Lord Neuberger said: “The fact that information about an individual is in the public arena does not necessarily prevent that individual from challenging its dissemination more widely, more intensely or more permanently.

“And in the traditional world of hard copy, most information would be difficult to access a year later. Yesterday’s newspaper would be today’s fish and chip wrapping, and tomorrow’s waste material.

“However, in the brave new world of webpages, yesterday’s news will be accessible not merely next year but next century, and it is relatively easily findable through a search engine.”

  • 1 1. Jeremy Clarkson
    Dominic Lipinski/PA Wire
    Back in 2011, Jeremy Clarkson confessed to using a super-injunction to prevent his ex-wife from responding to allegations they had sex while he was still married. 

    He was initially referred to in reports as "a married TV star" when the injunction was enforced, but Clarkson later revealed himself to be the presenter in question. 

    He later said: "Injunctions don't work... it's pointless."

    The 'Top Gear' star told the Daily Mail: “One, most importantly, injunctions don’t work.

    "You take out an injunction against somebody or some organisation and immediately news of that injunction and the people involved and the story behind the injunction is in a legal-free world on Twitter and the internet. It’s pointless."
  • 2 2. John Terry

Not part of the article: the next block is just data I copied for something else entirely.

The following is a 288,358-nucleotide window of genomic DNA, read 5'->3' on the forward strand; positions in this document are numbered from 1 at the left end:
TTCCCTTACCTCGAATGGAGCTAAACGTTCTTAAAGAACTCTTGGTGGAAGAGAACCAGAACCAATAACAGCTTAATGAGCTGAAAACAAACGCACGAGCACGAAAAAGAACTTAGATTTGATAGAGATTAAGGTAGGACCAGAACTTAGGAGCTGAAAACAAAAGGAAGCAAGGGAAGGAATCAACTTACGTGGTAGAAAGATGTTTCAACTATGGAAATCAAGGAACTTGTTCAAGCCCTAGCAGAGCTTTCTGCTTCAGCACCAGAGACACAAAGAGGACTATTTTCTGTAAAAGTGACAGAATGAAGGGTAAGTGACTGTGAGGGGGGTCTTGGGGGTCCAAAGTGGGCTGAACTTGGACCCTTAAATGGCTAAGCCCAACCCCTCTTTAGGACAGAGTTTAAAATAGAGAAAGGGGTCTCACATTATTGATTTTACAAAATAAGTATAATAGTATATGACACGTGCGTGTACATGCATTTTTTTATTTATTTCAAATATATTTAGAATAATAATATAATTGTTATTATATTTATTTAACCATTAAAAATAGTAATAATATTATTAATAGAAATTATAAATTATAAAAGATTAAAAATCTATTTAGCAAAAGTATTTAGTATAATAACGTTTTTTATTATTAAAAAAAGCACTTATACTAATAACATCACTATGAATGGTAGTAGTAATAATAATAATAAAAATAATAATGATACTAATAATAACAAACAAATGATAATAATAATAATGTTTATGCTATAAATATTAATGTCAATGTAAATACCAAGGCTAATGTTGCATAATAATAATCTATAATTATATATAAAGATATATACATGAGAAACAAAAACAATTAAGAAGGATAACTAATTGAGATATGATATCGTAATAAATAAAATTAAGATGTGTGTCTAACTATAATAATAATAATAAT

Adam Davy/PA Archive
    Chelsea captain John Terry took out a gagging order preventing newspapers from reporting his affair with the ex-girlfriend of England team-mate Wayne Bridge. 

    The injunction was heavily criticised and just a few days later was lifted by a judge, who decided that freedom of speech should take precedence over privacy. 
  • 3 3. Ryan Giggs
    Richard Sellers/EMPICS Sport
    The ex-Manchester United midfielder Ryan Giggs took legal action to secure a super-injunction to stop the press reporting his affair with ex-Big Brother contestant Imogen Thomas. 

    But later that year Twitter users began naming him, a Scottish paper published a poorly anonymised photo of him in connection with the story and Liberal Democrat MP John Hemming used parliamentary privilege to name the man himself.

    The footballer gave up all rights to anonymity less than ten months later, in February 2012. 
  • 4 4. Andrew Marr
    Steve Parsons/PA Archive
    Political stalwart Andrew Marr revealed in 2011 that he had taken out a super-injunction to suppress reports of an affair with a fellow journalist. 

    The BBC presenter had been criticised by 'Private Eye' editor Ian Hislop, who said that Marr, as a journalist himself, had been a "touch hypocritical". 

    Hislop said at the time: "As a leading BBC interviewer who is asking politicians about failures in judgment, failures in their private lives, inconsistencies, it was pretty rank of him to have an injunction while working as an active journalist."

    Marr said he was "embarrassed" about the gagging order and told the BBC: "I did not come into journalism to go around gagging journalists."
  • 5 5. Rio Ferdinand
    John Walton/PA Wire
    Rio Ferdinand, the BT Sport Pundit, lost a High Court privacy action over a story in the Sunday Mirror about an alleged affair. 

    The married former Manchester United centre-back was seeking substantial damages for "misuse of private information".

    In court, the judge, Mr Justice Nicol, smacked down the claim, saying: "Overall, in my judgement, the balancing exercise favours the defendant's right of freedom of expression over the claimant's right of privacy."

    He continued: "At one level it was a 'kiss and tell' story. Even less attractively, it was a 'kiss and paid for telling' story, but stories may be in the public interest even if the reasons behind the informant providing the information are less than noble."